‘Ian Angus’s distinctive contribution is to underscore, with his geologically grounded perspective, the need to combine immediate measures of relief with a long-term agenda of transformation.’
“The pace and scale of ecological degradation we confront today is unfathomable without understanding the legacy and persistent realities of ecological imperialism.”
‘Like latter-day wizardry, corporate risk calculations suggest that markets and capital can, not only control the natural world, but somehow anticipate it’
Climate & Capitalism will resume its regular publishing schedule on or about October 24. In the meantime, have you read these top-rated articles from the summer of 2016?
Under capitalism, everything is a business opportunity. Disasters are not viewed by business leaders as problems to be solved, they are seen as circumstances of which they must take advantage.
Renewable energy sources may have low CO2 emissions at the point of use, but the mines that make the technology possible are often environmentally destructive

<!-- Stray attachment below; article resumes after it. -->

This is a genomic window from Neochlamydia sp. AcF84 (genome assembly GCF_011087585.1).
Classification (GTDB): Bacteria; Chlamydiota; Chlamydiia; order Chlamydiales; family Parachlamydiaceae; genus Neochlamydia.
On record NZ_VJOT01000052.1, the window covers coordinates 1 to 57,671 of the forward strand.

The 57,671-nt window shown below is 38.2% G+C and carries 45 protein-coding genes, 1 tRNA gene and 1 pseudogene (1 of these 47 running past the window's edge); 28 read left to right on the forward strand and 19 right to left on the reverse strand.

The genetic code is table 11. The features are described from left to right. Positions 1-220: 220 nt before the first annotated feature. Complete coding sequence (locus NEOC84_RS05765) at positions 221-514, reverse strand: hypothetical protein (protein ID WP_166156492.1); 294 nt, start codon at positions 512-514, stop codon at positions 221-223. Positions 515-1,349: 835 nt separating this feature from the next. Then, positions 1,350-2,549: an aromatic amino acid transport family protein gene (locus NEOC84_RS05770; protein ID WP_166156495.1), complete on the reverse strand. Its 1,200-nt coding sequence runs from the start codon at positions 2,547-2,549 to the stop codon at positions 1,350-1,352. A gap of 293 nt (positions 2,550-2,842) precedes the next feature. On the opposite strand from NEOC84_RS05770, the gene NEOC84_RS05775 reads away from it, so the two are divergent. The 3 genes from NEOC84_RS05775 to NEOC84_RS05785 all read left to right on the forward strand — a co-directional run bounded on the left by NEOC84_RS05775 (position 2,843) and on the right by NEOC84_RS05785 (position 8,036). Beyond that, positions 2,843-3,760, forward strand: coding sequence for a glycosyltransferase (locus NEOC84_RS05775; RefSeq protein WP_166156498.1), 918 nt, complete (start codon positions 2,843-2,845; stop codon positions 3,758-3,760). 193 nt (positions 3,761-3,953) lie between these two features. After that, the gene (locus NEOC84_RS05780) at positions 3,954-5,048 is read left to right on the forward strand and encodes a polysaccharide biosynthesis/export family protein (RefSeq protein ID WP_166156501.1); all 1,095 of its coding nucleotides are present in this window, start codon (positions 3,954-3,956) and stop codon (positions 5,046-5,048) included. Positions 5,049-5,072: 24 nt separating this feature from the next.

The authors of this book have very little to say about the Anthropocene, the crisis of the Earth System, or the new global epoch, and most of what they do say is misleading or wrong.
In Nigeria, oil extraction and production has devastating consequences for the people living in the Niger Delta, but those who flee are not protected by the Geneva Convention on Refugees.
Conservative AFL-CIO leaders support the Dakota Access pipeline, oppose the Standing Rock Sioux campaign to protect land, people and water.
Long before the Anthropocene Working Group reported on the new epoch, Yrjö Haila and Richard Levins argued that global ecohistory entered a new stage sometime after World War II
Mark your calendars: Ian Angus speaks on ‘Facing the Anthropocene: Fossil Capitalism and the Crisis of the Earth System,’ at public meetings in Vancouver, Toronto, and Ottawa